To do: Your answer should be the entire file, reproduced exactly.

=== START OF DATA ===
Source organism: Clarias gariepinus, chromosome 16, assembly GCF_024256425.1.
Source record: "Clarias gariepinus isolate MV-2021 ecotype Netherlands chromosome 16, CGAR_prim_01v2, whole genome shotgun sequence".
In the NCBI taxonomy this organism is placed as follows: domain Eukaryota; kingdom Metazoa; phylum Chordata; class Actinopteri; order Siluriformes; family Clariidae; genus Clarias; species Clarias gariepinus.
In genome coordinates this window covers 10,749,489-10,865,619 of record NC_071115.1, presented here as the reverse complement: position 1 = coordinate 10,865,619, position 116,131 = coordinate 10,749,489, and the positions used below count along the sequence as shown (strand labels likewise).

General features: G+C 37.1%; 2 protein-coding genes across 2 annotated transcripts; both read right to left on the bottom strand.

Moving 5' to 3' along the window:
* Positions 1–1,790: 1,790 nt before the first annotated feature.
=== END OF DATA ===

Source organism: Clarias gariepinus, chromosome 16, assembly GCF_024256425.1.
Source record: "Clarias gariepinus isolate MV-2021 ecotype Netherlands chromosome 16, CGAR_prim_01v2, whole genome shotgun sequence".
In the NCBI taxonomy this organism is placed as follows: domain Eukaryota; kingdom Metazoa; phylum Chordata; class Actinopteri; order Siluriformes; family Clariidae; genus Clarias; species Clarias gariepinus.
In genome coordinates this window covers 10,749,489-10,865,619 of record NC_071115.1, presented here as the reverse complement: position 1 = coordinate 10,865,619, position 116,131 = coordinate 10,749,489, and the positions used below count along the sequence as shown (strand labels likewise).

General features: G+C 37.1%; 2 protein-coding genes across 2 annotated transcripts; both read right to left on the bottom strand.

Moving 5' to 3' along the window:
* Positions 1–1,790: 1,790 nt before the first annotated feature.